I found the Taylor Shellfish Farm store quite by accident while driving around for a bit in Seattle. It all started half an hour earlier as I set out for the night and found my rental car battery dead. Mea culpa, I left the lights on by force of habit after exiting the last time I drove and this inexpensive choice of cars doesn’t have an automatic shut-off. Interesting fact that once we get used to assistive technologies like an automatic shut-off for your headlights they cause certain levels of mindfulness and judgment to weaken. Makes me wonder what other parts of my routine would be compromised should the supporting technology suddenly go missing. I make the call to road-side assistance and prepare for the annoying wait. After an hour a young guy hired by the rental car company arrives looking straight out of a Seattle grunge catalog in flannel shirt, olive drab knit woolen hat, torn jeans and worn hiking boots. His hands are greased over but his personality is service oriented and the kid is a tremendous help. He has the car recharged and running in less than five minutes while exuding a casual friendliness so common in this part of the country. After a few more minutes he takes off in his red two-wheel drive economy pickup proffering advice that I drive around for the next 15-20 minutes this rainy afternoon to charge the battery. Good advice indeed and this is the reason I stumbled upon Taylor Shellfish Farm in the 21st minute of my recharge drive.
The blue neon sign in front initially caught my eye as I took a left off of Union Street onto Melrose. At first I drove right past peering in to see the place before circling back to park and take a closer look. Once inside it is immediately clear that the shop will provide an interesting excursion. For those of you who read this blog, you know that shellfish are a fascination. Modern shellfish farming has become a low impact, high value industry for seaside communities and a valuable benefit to marine ecosystems. Taylor has been in the business for more than 100 years and represents one of the better-known growers in the Pacific Northwest and the company has joing the growing ranks of seafood and shellfish companies that have opened their own restaurant and/or retail outlet. Island Creek has done this in Kenmore Square in Boston and Blount is about to open an outlet in Providence, Rhode Island.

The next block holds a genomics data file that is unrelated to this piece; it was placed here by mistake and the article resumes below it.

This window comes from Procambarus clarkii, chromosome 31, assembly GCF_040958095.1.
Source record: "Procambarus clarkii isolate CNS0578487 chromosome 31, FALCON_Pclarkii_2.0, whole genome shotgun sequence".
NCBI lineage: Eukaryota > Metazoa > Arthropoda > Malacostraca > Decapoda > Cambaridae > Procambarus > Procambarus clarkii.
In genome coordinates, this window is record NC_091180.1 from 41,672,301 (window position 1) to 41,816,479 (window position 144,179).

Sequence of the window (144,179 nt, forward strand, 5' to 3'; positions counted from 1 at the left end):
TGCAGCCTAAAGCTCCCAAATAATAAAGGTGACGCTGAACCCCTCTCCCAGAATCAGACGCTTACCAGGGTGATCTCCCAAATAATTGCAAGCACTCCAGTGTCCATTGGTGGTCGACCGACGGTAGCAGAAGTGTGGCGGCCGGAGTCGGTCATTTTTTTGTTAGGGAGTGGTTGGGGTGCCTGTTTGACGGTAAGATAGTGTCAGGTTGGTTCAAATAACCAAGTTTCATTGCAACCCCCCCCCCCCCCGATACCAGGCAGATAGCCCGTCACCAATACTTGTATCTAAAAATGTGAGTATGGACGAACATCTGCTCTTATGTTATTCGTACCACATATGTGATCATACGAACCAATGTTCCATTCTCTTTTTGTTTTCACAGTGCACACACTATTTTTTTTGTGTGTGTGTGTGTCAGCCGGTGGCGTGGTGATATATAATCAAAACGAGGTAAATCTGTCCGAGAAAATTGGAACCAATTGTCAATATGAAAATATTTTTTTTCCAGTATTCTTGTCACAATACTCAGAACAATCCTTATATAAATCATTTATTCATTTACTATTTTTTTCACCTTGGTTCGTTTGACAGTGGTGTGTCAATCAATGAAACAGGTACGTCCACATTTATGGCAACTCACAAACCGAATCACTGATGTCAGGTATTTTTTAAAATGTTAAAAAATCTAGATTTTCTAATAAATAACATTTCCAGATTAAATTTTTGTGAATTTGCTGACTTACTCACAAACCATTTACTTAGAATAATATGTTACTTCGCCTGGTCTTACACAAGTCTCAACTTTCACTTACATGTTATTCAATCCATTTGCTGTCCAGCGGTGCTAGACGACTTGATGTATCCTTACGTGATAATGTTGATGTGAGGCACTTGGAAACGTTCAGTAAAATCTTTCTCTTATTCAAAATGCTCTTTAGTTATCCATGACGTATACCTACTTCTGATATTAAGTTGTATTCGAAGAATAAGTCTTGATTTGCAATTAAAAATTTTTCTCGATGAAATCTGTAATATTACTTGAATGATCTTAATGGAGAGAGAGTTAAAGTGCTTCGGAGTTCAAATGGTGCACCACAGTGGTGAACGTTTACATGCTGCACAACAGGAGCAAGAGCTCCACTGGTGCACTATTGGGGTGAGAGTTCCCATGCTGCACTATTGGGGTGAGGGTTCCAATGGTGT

There’s a large stainless steel six-bay circulating salt water tank in the middle of the shop filled with six varieties of oysters, two types of clams and one bay dedicated to mussels. The circulating system uses ultra violet light to sterilize the circulating seawater keeping the system bacteria free and the oysters, clams, and mussels happy. I grab the attention of the manager and we select a half-dozen oysters. He advises to try two Totten Inlet, two Olympia, and two Shigoku as a start. The Totten inlets are large and have a dark-lipped jagged shell. Straight from the tank, each is ice cold and full of liquor. At first slurp I get a nice sweet and briny oyster flavor and a slight bit of tannin in the finish. Next I try the Shigoku’s. Each has a deep shell with a smooth white lip. These are similar in flavor to the Totten Inlets but they have a higher percentage of liquor and a sweeter finish. Finally, I sample the tiny little Olympia’s with the silvery flesh and curling adductor muscle. These have a deep, creamy almost browned butter flavor with a quick follow of copper and tannin. Tiny and less physically satisfying than the larger Totten Inlets and Shigoku’s the Olympia’s packs nearly twice the flavor. Freshness is outstanding and I am ready for more but time has run out and I have to move along. Walking to the car, I am thankful that the battery went dead earlier since the chain of events afterward resulted in my stumbling upon Taylor Shellfish Farm’s retail store.
Totten Inlet Oyster
Taylor Retail Counter
Dungeness Crab Looking At You!
1521 Melrose Ave,